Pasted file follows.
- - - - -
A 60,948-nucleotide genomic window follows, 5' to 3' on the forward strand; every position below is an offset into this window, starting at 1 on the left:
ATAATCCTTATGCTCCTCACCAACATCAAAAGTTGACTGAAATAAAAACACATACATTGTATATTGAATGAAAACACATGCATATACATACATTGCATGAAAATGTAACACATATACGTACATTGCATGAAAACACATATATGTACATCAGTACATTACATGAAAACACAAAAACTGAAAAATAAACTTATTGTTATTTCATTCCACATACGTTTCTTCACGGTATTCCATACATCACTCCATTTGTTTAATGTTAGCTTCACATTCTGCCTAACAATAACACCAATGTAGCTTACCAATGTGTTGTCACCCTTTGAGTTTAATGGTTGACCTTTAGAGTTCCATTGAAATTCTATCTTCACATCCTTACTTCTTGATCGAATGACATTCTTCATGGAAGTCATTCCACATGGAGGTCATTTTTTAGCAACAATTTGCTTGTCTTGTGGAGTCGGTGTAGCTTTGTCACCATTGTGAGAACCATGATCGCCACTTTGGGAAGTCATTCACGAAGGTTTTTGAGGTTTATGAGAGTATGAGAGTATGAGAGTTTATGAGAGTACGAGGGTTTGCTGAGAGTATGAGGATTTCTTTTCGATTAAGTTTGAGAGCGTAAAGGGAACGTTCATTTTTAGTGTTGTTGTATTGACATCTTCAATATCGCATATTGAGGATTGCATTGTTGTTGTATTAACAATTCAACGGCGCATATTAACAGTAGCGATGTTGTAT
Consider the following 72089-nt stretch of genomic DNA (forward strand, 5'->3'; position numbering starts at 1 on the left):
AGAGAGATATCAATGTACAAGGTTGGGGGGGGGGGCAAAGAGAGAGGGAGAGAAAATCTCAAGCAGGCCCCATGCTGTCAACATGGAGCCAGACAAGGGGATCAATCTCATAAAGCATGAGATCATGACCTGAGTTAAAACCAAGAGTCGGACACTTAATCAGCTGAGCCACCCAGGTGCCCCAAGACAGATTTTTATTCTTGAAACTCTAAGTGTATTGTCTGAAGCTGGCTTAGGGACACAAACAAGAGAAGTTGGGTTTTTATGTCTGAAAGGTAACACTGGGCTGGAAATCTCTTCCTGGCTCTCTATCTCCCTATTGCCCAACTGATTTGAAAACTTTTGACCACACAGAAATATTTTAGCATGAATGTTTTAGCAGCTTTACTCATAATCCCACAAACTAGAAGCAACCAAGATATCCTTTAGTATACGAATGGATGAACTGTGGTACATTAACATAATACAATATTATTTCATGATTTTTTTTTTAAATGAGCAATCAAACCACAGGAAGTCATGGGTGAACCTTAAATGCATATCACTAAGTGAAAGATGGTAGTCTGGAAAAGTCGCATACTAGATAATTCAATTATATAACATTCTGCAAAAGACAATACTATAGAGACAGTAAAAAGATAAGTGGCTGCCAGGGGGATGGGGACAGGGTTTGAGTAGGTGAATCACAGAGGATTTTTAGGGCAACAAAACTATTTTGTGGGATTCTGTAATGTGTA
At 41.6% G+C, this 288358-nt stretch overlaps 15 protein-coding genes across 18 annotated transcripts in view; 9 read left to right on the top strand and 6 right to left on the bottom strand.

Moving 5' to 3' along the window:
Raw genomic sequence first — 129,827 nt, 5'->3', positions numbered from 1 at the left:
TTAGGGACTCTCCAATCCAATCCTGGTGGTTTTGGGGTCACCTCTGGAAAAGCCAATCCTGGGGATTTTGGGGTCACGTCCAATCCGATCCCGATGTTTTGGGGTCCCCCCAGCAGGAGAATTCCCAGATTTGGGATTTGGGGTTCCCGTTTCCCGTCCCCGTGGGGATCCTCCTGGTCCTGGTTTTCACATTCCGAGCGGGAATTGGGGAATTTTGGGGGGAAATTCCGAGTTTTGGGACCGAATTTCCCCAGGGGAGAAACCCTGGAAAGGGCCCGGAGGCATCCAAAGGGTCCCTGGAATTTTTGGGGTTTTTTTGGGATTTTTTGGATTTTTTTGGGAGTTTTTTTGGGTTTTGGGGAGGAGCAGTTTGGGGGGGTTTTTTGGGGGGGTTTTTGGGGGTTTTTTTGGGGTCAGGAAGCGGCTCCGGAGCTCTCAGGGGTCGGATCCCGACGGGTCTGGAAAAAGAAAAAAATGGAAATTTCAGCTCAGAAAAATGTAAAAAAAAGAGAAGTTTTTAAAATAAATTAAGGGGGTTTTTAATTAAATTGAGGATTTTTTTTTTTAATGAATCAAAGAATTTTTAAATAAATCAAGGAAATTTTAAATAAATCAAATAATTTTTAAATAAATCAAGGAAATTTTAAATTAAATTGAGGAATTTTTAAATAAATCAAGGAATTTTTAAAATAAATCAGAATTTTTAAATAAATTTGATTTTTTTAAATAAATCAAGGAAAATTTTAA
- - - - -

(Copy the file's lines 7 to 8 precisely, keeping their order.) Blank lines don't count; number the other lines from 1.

Raw genomic sequence first — 129,827 nt, 5'->3', positions numbered from 1 at the left:
TTAGGGACTCTCCAATCCAATCCTGGTGGTTTTGGGGTCACCTCTGGAAAAGCCAATCCTGGGGATTTTGGGGTCACGTCCAATCCGATCCCGATGTTTTGGGGTCCCCCCAGCAGGAGAATTCCCAGATTTGGGATTTGGGGTTCCCGTTTCCCGTCCCCGTGGGGATCCTCCTGGTCCTGGTTTTCACATTCCGAGCGGGAATTGGGGAATTTTGGGGGGAAATTCCGAGTTTTGGGACCGAATTTCCCCAGGGGAGAAACCCTGGAAAGGGCCCGGAGGCATCCAAAGGGTCCCTGGAATTTTTGGGGTTTTTTTGGGATTTTTTGGATTTTTTTGGGAGTTTTTTTGGGTTTTGGGGAGGAGCAGTTTGGGGGGGTTTTTTGGGGGGGTTTTTGGGGGTTTTTTTGGGGTCAGGAAGCGGCTCCGGAGCTCTCAGGGGTCGGATCCCGACGGGTCTGGAAAAAGAAAAAAATGGAAATTTCAGCTCAGAAAAATGTAAAAAAAAGAGAAGTTTTTAAAATAAATTAAGGGGGTTTTTAATTAAATTGAGGATTTTTTTTTTTAATGAATCAAAGAATTTTTAAATAAATCAAGGAAATTTTAAATAAATCAAATAATTTTTAAATAAATCAAGGAAATTTTAAATTAAATTGAGGAATTTTTAAATAAATCAAGGAATTTTTAAAATAAATCAGAATTTTTAAATAAATTTGATTTTTTTAAATAAATCAAGGAAAATTTTAA